"Both of them are similar," Cooper said of his two proteges. "Both of them have great work ethics. Both of them relate very, very well to people. Both of them can motivate and they demand respect."
More In-Stadium Replays
The Big 12 and Southeastern conferences have increased the number of instant replays that can be shown on in-stadium video boards. In the Big 12, a replay can be shown up to three times. Previously, a replay could be shown just once.
"It includes plays that are under review, but also foul/penalties that have or haven't been called, timing decisions at the end of game or other situations that would fall under the category of controversial play," Big 12 associate commissioner for communications Bob Burda told the Kansas City Star.
TCU, which starts the season Sept. 8 against Grambling State, has five freshmen listed as starters and 15 freshmen listed in the two-deep chart. Texas also has 15 freshmen listed in its depth chart. That's the second-most nationally (Colorado has 16).
Texas has nine scholarship seniors listed on its roster. That's the second-fewest in college football behind Indiana, Colorado, Rice with 8 each.
When SMU plays at Baylor Sunday, it will be the third time the former Southwest Conference members have played since that league folded. The Bears won the previous two meetings - 10-7 in 2003 and 28-23 in 2005. The Mustangs' coach in those two games was current Baylor defensive coordinator Phil Bennett.
Comings And Goings
Texas Tech junior Aaron Fisher, a backup receiver who coach Tommy Tuberville said was the "No. 1 special teams guy" for the Red Raiders will be out for the season after suffering a broken leg in a non-contact drill.
TCU junior offensive tackle James Dunbar was no longer with the team. He played in 18 games the last two seasons and was a candidate to take over one of the three starting jobs open on the offensive line.
Kansas State freshman quarterback Tavarius Bender has left school and has returned to his home in Lincoln, Neb. He enrolled at K-State a semester early and after playing well in spring practice was considered a candidate to be the backup to starter Collin Klein.
Oklahoma coach Bob Stoops, when asked if recruits who orally commit to his program are considered committed:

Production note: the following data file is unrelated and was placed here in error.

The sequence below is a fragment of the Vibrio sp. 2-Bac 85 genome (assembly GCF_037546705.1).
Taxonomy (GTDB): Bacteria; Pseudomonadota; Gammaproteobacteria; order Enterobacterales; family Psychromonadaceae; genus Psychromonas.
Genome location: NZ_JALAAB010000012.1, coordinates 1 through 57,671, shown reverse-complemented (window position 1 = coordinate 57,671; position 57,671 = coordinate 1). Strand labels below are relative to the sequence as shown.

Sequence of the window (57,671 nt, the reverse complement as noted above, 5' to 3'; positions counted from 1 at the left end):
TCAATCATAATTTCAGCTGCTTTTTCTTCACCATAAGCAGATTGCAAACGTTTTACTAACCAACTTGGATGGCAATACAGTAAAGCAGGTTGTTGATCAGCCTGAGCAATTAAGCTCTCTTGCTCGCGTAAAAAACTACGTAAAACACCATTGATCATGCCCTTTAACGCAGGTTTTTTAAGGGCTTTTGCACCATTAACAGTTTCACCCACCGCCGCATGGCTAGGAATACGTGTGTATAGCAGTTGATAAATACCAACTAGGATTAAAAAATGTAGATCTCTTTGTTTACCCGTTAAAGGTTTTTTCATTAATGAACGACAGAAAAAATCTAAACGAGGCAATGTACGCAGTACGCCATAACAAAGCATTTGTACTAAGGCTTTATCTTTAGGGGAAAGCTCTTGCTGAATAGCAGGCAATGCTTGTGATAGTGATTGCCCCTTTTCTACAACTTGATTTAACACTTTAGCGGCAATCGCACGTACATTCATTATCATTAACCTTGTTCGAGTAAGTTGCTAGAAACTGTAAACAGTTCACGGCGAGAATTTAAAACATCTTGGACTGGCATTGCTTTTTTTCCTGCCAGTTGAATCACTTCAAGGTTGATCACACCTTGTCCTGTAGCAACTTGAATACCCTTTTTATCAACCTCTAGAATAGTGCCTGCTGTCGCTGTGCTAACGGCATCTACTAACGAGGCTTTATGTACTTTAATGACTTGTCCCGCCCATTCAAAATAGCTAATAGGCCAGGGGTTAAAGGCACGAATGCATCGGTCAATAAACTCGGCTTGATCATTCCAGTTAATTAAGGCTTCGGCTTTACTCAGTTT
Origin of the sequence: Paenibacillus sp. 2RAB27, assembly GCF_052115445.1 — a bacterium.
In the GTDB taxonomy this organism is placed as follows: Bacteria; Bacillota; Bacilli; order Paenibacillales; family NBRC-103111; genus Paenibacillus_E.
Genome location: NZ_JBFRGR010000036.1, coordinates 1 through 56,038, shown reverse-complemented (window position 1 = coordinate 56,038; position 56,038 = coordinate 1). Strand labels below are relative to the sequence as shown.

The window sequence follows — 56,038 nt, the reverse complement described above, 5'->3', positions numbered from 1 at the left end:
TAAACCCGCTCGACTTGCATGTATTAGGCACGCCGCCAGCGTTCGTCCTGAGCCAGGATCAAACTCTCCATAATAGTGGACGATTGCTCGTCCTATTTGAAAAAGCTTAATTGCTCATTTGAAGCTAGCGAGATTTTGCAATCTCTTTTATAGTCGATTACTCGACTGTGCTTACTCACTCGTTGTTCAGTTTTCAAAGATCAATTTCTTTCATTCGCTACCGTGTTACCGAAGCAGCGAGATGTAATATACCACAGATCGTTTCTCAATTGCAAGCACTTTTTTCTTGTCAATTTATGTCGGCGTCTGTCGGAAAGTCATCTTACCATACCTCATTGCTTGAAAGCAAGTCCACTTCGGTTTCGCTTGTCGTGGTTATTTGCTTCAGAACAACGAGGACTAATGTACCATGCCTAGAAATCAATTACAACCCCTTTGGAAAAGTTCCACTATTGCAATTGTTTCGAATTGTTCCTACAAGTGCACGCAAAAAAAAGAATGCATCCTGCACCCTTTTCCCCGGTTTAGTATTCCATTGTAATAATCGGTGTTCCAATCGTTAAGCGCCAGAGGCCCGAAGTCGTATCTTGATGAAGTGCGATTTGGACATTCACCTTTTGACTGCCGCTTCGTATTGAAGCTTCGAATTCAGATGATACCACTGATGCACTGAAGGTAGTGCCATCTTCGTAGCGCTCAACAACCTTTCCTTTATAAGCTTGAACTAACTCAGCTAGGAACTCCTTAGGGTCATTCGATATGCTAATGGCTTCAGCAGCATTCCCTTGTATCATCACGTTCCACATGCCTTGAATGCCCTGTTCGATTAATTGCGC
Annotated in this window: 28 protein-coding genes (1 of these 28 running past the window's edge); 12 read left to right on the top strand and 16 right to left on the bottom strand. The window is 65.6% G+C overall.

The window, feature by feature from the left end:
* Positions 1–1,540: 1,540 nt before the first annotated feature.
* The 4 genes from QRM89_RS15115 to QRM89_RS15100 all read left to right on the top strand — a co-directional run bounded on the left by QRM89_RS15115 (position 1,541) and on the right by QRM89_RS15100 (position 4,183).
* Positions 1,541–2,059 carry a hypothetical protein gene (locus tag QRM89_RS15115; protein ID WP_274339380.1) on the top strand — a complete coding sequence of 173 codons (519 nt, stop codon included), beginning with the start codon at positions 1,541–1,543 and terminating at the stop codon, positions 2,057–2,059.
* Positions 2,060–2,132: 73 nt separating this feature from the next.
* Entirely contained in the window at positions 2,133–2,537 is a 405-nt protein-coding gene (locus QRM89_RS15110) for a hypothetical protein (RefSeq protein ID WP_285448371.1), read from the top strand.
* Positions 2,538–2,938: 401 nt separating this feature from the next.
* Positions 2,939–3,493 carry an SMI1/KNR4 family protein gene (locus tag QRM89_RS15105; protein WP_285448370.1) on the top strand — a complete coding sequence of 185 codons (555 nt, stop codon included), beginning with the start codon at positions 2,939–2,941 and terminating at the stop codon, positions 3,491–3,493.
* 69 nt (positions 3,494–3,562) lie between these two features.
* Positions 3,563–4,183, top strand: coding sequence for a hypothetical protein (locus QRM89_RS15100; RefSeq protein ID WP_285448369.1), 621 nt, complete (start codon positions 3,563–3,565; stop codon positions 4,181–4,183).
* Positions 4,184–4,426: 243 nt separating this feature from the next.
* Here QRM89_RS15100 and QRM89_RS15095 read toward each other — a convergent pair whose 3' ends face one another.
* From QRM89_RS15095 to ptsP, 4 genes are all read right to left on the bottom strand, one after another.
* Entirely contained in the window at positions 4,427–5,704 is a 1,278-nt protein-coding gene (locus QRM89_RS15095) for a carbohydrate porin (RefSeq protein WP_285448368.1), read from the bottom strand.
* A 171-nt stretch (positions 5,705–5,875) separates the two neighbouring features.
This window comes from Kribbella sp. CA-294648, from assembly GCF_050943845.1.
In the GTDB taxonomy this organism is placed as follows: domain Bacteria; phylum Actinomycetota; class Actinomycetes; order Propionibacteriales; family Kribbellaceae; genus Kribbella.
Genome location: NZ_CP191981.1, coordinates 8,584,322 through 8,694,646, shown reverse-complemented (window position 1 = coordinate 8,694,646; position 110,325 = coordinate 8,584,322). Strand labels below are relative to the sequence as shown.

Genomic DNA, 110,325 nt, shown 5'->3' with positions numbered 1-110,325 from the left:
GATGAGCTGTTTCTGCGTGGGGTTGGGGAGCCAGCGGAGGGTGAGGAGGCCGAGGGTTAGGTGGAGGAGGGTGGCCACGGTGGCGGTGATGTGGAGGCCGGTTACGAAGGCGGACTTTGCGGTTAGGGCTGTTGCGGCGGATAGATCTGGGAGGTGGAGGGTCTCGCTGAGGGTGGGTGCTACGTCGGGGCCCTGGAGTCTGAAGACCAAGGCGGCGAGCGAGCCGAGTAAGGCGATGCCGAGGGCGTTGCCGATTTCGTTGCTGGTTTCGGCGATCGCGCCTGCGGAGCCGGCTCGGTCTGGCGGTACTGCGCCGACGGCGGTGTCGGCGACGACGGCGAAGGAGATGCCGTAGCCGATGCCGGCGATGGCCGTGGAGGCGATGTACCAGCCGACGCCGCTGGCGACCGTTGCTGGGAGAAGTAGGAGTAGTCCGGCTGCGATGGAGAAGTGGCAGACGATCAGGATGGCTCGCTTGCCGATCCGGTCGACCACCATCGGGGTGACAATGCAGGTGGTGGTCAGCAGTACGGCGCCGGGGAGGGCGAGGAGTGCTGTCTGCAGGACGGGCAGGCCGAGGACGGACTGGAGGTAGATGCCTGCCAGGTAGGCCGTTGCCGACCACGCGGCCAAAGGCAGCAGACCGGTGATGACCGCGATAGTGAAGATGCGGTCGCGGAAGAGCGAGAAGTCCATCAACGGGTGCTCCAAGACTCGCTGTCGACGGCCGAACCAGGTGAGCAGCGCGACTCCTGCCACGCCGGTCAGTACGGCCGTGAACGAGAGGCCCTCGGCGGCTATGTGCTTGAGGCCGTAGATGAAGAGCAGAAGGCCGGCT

"No, and we tell them that. You're kidding yourself if you think that's a commitment. It's kind of like envisioning telling my wife, 'Hey, we're going to get married in February, but until we do I'm going to date these other three girls. It doesn't work."
Kansas offensive line coach Tim Grunhard on his players' desire to protect their quarterback:
"They know Dayne Crist is an integral part of this offense. They talk about it every day, trying to keep him healthy, giving him an opportunity to step up and throw the ball and not worrying about people falling at his feet, not worry about people in his face."
West Virginia co-defensive coordinator Joe DeForest on how facing the Mountaineers' potent, up-tempo offense will prepare his players for Big 12 play:
"It's the greatest thing that could ever happen. The speed of the game by our offense, I don't know if we'll face anybody faster. So hopefully we won't ever get tempoed. That's the goal and that's why we play and practice fast.''
Baylor coach Art Briles on senior quarterback Nick Florence, who takes over for Robert Griffin III as the Bears' quarterback:
"We're not saying, 'Nick, we need you to be Robert, we need you to do this.' We're not saying it because we wouldn't say it to anybody. We'll let Nick be Nick. Nick being Nick is good enough for us."
Texas defensive coordinator Manny Diaz On "hybrid" players:
"I think that's a cool word, you know what I mean? I get told by recruits, 'Hey, I'm a hybrid.' I'm like, 'Do I plug you in at night and get better gas mileage?' ... It's all about speed. When someone says you're a hybrid, that just means you're fast for your size."